Anonymous said...

Yeah, it's a tricky balance. You do want to have a member on hand, as it's not just people being precious about their plots -- some gardens have problems with drug abusers, people with mental health issues, water hazards, etc. But keeping open hours (preferably most daytimes) is the rent we pay for occupying these spaces, which could be used for affordable housing (I know, but that's what a developer would tell the city, and the city is looking to build as many units as it can right now). They're really little public parks operated by private citizens. They need to serve the community and not the gardeners.

Anonymous said...

I think that part of the issue with the Miracle Garden, is that frequently key holding member(s) of the garden go in and then lock the gate, therefore treating the garden as their own personal private garden space. I walk by this garden on a daily basis and have witnessed this type of situation more than once. If a garden member is in the garden, the gate should be open.

Anonymous said...

They only need to be open 10 hours/week, not "regularly posted hours." As the note said, the garden is run by people with jobs and lives.

Anonymous said...

I've lived by Miracle Garden for many years and have seen it open to the public plenty and almost never closed with someone inside.

Anonymous said...

you can ask for a key. it's city property

Scuba Diva said...

At 8:21 PM, Anonymous said...

They only need to be open 10 hours/week, not "regularly posted hours." As the note said, the garden is run by people with jobs and lives.

Most gardens are open on weekends, and for special events—some gardens host more events than others do.

In Chinatown, it's necessary for the city to post bi-lingual signs telling people: "Please do not spit/throw cigarette butts/food in the garden." (And this is city property.) People cannot be trusted to supervise themselves.

I only know of one garden that accepts food scraps for compost—although there may be others—so I make it a point to take my scraps there the one day a week they're open. The gardeners cannot leave the gardens unlocked and unsupervised, because history has shown people will use them to shoot up or do drugs, and as Giovanni said previously, trample the flowers and pull the leaves off trees.

Several years ago, a woman whose name I won't disclose decided to give the keys to the garden she belonged to to her teenage son so he'd have "a safe place to drink with his friends." Well, as you might suspect, they trashed the flower beds and watered the plants with their own urine, because boys will be boys.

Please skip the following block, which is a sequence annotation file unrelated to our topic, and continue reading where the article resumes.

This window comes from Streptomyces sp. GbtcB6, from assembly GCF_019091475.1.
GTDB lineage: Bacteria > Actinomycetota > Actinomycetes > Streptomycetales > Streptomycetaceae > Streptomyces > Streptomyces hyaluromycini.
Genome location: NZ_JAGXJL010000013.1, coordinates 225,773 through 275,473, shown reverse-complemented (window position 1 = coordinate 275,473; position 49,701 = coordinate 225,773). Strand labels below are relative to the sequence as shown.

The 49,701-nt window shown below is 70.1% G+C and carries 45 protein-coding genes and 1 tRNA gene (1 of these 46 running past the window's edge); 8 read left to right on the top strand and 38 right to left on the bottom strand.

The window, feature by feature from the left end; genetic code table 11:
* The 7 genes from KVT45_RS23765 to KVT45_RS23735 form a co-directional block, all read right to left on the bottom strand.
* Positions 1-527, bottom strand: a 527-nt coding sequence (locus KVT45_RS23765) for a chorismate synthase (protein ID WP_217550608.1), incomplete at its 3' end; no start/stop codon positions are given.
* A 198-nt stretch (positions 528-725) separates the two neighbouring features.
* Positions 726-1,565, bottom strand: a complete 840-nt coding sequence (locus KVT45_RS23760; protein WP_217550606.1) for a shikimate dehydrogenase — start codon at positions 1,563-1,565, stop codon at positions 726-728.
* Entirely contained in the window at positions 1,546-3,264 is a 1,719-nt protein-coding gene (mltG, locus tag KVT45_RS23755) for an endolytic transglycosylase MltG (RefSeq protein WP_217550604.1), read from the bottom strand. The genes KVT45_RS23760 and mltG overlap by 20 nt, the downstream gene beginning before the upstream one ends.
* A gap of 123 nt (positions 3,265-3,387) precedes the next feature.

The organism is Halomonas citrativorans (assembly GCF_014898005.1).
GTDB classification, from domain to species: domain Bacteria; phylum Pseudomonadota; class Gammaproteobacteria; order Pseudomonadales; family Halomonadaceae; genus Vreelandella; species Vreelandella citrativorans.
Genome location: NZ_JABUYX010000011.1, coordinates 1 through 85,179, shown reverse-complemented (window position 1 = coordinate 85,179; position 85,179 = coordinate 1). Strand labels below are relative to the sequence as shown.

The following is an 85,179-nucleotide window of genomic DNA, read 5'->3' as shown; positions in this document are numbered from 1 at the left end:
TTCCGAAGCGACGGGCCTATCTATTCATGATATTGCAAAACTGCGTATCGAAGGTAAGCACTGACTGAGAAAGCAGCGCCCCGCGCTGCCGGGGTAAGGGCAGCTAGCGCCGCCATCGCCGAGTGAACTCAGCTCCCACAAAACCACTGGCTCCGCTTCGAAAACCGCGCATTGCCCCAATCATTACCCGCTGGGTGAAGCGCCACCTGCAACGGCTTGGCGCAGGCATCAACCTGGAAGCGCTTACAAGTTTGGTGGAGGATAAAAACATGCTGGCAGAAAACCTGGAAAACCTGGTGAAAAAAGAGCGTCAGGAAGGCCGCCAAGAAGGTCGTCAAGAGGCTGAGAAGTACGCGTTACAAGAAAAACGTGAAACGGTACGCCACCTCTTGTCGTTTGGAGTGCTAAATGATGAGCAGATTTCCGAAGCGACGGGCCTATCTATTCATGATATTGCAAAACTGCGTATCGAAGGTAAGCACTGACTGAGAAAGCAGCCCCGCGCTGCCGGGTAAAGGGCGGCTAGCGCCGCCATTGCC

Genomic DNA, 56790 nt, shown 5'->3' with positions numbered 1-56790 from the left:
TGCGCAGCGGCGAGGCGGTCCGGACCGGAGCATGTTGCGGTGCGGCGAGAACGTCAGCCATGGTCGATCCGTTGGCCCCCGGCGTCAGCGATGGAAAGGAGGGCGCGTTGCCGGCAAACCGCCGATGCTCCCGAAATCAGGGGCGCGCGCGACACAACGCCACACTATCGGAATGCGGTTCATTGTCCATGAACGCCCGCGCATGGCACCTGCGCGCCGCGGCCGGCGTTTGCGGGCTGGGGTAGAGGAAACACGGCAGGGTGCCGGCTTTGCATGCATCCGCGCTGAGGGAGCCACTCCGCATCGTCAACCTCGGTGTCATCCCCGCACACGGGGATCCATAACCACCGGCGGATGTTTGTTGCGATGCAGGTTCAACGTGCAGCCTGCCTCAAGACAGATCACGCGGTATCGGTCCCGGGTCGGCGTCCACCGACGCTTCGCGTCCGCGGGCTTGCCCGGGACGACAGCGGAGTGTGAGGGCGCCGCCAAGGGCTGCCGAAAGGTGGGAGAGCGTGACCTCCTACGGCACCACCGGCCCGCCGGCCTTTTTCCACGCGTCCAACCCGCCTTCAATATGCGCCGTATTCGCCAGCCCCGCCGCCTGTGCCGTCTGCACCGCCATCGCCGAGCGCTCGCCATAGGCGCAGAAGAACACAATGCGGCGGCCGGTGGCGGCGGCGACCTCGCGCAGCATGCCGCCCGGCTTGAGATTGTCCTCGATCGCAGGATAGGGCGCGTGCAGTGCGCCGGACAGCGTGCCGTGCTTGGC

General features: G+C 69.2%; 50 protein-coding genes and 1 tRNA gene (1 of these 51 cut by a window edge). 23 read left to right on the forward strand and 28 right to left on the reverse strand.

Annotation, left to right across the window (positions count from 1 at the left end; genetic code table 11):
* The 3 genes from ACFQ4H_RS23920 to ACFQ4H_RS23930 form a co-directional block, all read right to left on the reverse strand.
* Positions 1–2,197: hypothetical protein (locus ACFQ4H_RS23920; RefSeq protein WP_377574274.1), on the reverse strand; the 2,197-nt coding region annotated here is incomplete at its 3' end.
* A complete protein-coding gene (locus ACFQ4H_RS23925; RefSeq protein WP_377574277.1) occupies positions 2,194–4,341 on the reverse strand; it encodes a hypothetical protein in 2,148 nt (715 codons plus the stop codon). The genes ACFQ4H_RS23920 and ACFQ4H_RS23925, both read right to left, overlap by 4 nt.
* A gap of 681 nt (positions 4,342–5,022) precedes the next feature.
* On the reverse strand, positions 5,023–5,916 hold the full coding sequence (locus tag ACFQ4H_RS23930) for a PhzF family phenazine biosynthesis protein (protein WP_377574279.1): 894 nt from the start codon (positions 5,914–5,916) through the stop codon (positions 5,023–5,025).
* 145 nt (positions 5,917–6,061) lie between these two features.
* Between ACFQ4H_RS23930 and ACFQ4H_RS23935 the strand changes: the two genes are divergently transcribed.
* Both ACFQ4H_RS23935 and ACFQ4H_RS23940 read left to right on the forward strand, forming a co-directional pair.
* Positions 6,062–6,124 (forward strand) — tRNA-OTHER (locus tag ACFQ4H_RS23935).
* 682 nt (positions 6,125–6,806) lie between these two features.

Gardens need supervision: end of story.

Anonymous said...

Certain classes are welcomed and Privatised for special events like Roots & Bones. A Don't ask Don't tell policy. Members only for parking bicycles,walking their dogs, and personal work space. No hours are posted nor minutes of meetings. Assigned plots not recommended nor record keeping avised. Commercial Space availability that this Garden's entrepreneurs has only benefited with those that can only manage it by voluntarily volunteering those that can be exploited for their generosities. It a commercial Gold Mind in the mix.

Anonymous said...

I think that we should all give this place a chance before judging :)

Anonymous said...

A wonderful plea and a wonderful reply.

Gojira said...

Scuba Diva, El Sol Brillante Garden on 12th and B has a compost program, and they have a year-round bin to put your food waste-veggie scraps, dairy, meat, they take it all-in. The corner plot is a little garden with hurricane fence, right behind the gate is a big gray trash bin marked "Food Waste Only". The gate is chained shut but loose enough to allow you to pull it open and throw your compost in. And as I said, it's always there.

Scuba Diva said...

Thank you, Gojira—I'll check it out.

Anonymous said...

You people are buggin. They work hard to make that garden beautiful. Just like a lot of the other gardens. Anyone that knows the hood knows this is the way it is, you're not entitled to the garden at all times like a city park. I actually kind of like being surprised and not knowing when I'll pass a garden with an open gate. There are a lot of douchebag brunch frat drunk types, as well as hood rat children that never learned rules or respect. The gardens need to be respected. Just appreciate when they are open! That sign is so clueless and is clearly from a new person unacquainted with the neighborhood.